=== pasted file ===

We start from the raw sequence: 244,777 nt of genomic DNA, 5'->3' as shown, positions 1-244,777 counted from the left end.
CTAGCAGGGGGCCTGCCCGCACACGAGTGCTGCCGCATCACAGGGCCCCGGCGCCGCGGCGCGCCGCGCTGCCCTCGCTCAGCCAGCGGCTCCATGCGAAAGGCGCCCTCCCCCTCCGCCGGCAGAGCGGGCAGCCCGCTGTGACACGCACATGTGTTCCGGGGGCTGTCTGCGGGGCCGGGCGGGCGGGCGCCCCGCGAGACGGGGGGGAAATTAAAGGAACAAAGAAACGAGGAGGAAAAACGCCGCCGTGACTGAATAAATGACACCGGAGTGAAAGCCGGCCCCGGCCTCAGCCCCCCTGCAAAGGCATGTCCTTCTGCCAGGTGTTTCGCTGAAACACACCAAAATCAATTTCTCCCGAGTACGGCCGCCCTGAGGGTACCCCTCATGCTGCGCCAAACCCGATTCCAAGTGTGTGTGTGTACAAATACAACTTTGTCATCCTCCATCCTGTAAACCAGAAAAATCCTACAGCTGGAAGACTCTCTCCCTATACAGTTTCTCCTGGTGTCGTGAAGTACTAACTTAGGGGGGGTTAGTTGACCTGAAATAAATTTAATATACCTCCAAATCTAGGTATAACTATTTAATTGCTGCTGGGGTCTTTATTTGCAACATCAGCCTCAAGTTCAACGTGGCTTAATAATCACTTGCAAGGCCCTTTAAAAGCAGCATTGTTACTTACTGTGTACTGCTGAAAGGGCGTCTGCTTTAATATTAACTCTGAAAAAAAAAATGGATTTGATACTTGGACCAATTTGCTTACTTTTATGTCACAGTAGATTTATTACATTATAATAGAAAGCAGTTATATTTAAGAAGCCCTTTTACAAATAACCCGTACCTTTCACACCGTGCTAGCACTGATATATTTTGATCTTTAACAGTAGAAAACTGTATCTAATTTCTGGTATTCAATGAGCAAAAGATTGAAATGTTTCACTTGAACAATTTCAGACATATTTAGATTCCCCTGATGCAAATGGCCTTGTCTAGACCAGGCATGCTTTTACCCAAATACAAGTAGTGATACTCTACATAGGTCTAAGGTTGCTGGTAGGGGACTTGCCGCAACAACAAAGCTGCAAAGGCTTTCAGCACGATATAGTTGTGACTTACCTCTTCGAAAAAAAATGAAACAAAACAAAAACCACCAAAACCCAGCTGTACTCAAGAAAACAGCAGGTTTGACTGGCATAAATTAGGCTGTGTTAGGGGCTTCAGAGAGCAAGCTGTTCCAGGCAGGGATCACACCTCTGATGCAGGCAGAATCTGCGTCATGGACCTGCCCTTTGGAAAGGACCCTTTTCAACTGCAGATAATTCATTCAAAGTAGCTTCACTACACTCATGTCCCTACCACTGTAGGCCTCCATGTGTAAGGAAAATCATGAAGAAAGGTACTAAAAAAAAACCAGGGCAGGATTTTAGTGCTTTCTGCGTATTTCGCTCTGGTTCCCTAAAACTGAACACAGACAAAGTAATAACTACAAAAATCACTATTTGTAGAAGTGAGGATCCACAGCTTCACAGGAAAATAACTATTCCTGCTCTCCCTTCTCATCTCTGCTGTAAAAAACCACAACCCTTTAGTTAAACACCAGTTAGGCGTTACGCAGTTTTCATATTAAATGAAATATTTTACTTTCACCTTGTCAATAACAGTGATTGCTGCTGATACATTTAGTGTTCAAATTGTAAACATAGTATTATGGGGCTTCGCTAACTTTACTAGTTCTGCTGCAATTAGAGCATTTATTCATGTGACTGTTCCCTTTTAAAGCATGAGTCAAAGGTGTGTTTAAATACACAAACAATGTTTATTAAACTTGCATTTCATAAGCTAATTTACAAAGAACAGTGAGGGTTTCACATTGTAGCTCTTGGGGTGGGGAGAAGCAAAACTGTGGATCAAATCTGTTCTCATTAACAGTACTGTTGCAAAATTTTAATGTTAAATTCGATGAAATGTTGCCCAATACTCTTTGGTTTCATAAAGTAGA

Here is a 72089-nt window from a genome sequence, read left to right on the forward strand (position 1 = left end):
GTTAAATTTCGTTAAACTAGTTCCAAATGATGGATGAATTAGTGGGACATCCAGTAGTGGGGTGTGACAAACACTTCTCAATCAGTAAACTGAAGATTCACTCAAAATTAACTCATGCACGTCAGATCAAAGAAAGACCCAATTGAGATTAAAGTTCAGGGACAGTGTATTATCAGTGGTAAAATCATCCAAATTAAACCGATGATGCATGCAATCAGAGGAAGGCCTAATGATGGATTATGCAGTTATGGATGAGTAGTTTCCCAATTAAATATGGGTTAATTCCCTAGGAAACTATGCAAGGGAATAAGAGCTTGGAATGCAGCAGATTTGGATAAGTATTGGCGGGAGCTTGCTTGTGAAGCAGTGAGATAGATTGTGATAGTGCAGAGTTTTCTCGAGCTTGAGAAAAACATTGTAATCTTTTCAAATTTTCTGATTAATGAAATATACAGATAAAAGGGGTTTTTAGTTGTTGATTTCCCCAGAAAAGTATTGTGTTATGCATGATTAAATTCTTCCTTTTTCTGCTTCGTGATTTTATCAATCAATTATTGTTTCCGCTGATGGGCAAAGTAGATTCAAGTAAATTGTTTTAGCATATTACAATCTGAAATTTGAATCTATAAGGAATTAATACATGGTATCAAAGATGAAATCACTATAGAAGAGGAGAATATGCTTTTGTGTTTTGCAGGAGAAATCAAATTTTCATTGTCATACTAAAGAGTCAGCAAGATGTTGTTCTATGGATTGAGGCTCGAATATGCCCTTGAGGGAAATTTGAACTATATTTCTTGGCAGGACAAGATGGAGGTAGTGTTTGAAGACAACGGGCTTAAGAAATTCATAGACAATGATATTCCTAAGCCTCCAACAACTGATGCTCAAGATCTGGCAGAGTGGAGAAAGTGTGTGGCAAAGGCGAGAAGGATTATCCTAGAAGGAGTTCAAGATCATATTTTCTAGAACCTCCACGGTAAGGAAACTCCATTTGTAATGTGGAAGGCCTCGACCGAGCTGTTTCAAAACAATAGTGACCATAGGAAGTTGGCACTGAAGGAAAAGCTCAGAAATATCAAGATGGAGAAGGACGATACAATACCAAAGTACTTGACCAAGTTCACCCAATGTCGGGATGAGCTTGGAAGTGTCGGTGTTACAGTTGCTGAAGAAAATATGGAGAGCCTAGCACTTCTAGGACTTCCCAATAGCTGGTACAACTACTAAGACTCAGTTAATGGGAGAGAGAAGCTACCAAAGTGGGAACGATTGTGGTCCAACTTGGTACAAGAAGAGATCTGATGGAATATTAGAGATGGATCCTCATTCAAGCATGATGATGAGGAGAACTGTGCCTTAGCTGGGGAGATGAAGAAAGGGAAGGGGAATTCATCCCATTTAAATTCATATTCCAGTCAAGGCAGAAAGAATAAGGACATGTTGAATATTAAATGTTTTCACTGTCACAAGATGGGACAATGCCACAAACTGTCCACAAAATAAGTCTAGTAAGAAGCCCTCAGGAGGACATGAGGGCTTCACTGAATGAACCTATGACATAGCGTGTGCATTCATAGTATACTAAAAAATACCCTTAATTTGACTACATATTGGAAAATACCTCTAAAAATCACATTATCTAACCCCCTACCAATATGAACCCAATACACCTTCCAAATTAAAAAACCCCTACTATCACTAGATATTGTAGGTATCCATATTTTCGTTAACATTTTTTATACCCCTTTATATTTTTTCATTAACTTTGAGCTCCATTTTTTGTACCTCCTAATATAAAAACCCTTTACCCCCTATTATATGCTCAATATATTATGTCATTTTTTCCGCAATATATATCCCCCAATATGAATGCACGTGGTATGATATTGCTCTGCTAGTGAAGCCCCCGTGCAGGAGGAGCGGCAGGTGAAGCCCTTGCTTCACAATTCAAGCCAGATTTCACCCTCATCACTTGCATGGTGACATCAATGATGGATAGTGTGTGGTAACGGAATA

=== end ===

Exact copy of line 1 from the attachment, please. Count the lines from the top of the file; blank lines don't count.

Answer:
We start from the raw sequence: 244,777 nt of genomic DNA, 5'->3' as shown, positions 1-244,777 counted from the left end.